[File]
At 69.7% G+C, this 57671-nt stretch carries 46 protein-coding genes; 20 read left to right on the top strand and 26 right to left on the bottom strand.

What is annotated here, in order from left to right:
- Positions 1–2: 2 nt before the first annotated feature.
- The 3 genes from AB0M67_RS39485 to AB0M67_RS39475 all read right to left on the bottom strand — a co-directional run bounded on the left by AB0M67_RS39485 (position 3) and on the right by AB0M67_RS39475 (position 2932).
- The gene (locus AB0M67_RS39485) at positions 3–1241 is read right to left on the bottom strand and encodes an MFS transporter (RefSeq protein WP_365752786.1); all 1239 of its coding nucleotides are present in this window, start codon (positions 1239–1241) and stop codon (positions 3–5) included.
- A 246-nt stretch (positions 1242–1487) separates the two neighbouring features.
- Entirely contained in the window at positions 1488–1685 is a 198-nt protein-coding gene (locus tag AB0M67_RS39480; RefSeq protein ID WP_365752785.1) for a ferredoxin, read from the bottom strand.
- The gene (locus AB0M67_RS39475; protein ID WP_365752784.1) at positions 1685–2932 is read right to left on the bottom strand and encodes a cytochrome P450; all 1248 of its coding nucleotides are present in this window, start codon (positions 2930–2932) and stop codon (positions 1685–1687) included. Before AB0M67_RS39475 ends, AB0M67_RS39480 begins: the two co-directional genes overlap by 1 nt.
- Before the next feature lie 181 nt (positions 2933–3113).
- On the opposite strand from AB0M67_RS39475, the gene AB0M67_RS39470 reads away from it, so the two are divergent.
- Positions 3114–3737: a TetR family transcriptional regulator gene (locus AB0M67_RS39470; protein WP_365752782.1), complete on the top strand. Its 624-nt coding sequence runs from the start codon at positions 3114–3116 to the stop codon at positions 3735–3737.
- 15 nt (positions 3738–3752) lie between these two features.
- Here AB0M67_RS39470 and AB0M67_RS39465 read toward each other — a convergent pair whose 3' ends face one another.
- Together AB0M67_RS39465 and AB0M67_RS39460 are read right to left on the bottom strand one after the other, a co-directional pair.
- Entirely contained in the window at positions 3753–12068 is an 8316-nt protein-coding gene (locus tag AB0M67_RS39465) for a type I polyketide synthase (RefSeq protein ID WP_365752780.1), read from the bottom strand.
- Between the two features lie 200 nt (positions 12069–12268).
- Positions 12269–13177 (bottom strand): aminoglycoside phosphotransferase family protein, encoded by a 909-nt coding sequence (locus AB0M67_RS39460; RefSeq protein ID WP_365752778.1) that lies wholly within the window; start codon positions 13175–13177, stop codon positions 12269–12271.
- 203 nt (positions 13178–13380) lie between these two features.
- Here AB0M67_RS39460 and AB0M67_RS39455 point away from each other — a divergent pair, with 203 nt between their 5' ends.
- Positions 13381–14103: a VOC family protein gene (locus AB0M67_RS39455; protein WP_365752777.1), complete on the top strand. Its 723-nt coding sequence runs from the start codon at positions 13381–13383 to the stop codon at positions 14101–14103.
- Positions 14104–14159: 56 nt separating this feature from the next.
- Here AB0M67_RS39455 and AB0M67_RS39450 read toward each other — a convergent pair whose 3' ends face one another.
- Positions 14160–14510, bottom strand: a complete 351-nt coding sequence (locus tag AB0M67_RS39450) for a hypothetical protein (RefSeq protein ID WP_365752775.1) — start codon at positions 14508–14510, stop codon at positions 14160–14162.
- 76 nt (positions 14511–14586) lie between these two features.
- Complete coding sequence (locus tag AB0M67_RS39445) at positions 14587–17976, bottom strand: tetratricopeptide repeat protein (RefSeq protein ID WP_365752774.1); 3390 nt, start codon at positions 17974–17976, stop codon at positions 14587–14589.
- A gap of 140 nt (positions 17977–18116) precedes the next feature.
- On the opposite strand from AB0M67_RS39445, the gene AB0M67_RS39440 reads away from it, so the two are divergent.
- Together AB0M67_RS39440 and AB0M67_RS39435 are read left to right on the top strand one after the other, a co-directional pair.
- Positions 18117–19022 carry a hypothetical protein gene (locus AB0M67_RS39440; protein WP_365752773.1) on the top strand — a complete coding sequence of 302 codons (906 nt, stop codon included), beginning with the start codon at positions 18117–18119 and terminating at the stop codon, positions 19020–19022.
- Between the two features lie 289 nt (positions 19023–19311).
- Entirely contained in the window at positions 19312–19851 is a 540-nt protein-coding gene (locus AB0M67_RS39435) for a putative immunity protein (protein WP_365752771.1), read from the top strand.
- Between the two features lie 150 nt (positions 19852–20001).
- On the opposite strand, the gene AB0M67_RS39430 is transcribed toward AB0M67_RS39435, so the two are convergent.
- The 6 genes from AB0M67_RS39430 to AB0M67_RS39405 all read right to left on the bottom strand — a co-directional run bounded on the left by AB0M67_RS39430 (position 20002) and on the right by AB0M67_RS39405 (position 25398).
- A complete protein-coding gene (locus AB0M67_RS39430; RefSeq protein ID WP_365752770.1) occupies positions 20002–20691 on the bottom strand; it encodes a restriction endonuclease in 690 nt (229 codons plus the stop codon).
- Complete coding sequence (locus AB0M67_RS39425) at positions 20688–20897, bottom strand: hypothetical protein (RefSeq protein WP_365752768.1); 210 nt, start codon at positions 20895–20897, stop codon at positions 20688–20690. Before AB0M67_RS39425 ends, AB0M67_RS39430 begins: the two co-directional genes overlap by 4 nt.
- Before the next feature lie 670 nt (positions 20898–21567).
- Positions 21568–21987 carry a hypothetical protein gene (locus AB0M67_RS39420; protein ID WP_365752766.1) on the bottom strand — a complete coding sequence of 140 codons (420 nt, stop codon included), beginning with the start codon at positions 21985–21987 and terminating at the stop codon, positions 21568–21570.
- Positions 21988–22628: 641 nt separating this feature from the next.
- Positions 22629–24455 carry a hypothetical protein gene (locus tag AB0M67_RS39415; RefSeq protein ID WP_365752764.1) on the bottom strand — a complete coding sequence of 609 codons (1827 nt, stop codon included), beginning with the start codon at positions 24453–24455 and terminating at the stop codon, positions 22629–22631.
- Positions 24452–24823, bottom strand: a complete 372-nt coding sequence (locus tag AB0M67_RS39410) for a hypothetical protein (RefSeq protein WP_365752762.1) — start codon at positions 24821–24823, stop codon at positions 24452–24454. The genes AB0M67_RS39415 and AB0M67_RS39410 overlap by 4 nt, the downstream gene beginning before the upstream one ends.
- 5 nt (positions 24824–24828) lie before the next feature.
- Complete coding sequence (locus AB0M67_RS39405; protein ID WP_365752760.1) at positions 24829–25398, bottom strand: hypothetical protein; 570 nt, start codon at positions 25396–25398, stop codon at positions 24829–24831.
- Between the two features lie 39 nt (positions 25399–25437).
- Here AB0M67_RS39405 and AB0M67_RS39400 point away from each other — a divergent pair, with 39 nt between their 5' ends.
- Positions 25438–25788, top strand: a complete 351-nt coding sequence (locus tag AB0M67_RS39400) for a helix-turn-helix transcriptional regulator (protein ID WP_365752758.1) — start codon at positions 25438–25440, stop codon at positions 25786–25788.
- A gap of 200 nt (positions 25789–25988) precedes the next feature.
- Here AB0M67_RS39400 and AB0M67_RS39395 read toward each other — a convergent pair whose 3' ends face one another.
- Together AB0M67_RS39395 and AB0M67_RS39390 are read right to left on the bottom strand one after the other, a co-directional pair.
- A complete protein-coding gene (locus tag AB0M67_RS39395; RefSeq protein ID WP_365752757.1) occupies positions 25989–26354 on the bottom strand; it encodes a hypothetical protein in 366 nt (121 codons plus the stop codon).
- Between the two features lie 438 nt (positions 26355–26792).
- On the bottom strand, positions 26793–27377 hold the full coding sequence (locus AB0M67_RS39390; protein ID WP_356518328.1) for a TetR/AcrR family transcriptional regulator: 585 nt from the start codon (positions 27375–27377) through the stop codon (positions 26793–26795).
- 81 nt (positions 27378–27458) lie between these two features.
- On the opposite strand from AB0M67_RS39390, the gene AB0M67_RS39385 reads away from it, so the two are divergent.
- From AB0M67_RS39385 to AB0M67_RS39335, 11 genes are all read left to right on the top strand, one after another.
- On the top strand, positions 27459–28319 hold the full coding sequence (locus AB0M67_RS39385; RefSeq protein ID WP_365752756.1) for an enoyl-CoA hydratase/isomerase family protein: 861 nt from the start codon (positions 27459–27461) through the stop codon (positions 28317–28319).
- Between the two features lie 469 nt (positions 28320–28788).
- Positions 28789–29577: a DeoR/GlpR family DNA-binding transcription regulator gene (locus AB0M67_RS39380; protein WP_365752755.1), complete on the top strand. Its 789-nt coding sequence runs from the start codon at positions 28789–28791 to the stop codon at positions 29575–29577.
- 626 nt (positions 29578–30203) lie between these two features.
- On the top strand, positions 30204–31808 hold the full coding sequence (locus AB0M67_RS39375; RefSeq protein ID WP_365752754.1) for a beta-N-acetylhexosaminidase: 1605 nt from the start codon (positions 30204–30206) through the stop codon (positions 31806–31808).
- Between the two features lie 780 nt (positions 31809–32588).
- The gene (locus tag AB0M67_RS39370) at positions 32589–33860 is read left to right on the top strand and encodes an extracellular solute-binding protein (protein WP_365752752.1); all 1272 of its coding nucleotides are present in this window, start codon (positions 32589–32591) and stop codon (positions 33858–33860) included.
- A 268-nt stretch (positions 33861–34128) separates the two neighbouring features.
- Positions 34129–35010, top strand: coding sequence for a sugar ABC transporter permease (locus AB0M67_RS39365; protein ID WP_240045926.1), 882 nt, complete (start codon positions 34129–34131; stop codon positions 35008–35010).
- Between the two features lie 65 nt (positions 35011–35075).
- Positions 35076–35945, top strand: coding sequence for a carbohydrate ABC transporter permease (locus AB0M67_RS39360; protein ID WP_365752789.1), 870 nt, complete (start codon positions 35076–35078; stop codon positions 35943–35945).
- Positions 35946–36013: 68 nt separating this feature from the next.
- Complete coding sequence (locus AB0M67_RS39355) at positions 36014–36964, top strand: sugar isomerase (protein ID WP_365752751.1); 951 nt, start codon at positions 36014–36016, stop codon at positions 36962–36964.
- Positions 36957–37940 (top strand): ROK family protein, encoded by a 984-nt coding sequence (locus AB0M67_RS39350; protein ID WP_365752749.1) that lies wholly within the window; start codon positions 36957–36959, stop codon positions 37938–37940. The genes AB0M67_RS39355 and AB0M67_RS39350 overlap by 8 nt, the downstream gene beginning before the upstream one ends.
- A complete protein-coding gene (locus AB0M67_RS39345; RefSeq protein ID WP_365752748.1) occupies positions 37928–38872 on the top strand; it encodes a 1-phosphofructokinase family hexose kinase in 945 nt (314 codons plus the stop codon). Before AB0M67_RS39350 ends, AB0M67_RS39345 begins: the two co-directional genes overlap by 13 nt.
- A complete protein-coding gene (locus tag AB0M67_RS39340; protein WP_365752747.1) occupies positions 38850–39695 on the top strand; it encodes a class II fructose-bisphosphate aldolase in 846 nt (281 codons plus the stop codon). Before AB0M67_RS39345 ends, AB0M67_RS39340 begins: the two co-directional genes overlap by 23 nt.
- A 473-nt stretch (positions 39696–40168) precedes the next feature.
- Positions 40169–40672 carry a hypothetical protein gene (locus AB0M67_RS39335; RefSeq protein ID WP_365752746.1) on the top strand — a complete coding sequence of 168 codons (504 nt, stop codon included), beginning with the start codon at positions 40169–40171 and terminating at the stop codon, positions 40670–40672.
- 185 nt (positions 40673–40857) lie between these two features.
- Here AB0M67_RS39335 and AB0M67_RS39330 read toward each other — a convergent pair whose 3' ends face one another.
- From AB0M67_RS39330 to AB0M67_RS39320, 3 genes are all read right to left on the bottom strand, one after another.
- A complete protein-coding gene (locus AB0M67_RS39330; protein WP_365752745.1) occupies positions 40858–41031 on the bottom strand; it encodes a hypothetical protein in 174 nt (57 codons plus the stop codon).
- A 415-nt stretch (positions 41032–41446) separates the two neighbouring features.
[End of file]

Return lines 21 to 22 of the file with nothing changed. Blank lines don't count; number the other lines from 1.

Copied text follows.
- Positions 14104–14159: 56 nt separating this feature from the next.
- Here AB0M67_RS39455 and AB0M67_RS39450 read toward each other — a convergent pair whose 3' ends face one another.